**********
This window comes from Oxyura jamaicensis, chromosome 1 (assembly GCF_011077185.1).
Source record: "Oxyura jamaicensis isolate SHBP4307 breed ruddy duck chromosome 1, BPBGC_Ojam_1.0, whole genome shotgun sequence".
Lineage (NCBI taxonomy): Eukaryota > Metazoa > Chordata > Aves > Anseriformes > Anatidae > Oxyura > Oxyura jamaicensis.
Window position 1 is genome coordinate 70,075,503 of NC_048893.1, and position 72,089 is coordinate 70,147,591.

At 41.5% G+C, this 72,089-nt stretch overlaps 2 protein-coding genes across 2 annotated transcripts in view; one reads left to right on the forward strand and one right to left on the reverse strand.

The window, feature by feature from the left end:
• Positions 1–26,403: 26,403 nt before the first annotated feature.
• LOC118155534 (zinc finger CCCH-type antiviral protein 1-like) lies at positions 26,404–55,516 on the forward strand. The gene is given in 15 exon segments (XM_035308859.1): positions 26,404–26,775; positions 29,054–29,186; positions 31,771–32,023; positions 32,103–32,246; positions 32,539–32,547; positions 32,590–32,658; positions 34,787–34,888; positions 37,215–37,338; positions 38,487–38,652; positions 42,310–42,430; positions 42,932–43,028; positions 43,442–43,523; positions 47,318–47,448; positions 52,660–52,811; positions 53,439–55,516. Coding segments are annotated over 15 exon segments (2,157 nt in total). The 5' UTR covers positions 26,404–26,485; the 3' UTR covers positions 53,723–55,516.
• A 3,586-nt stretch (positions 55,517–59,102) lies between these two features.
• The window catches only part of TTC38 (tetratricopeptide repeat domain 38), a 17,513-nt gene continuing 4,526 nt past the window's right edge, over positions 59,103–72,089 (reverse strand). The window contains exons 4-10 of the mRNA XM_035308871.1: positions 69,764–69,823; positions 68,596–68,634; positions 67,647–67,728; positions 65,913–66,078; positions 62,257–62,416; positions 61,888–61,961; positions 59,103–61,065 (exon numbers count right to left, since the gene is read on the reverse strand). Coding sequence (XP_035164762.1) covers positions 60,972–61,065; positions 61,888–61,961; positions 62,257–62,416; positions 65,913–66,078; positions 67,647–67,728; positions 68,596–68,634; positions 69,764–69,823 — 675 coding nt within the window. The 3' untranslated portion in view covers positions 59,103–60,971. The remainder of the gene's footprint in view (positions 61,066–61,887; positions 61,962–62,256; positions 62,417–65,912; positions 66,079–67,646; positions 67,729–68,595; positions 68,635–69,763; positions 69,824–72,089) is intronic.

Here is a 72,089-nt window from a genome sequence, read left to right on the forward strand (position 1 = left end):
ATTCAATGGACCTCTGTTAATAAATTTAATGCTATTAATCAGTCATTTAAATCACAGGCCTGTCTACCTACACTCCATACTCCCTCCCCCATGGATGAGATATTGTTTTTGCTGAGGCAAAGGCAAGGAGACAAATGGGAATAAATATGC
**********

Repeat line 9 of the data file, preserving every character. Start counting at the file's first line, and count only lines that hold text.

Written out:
• A 3,586-nt stretch (positions 55,517–59,102) lies between these two features.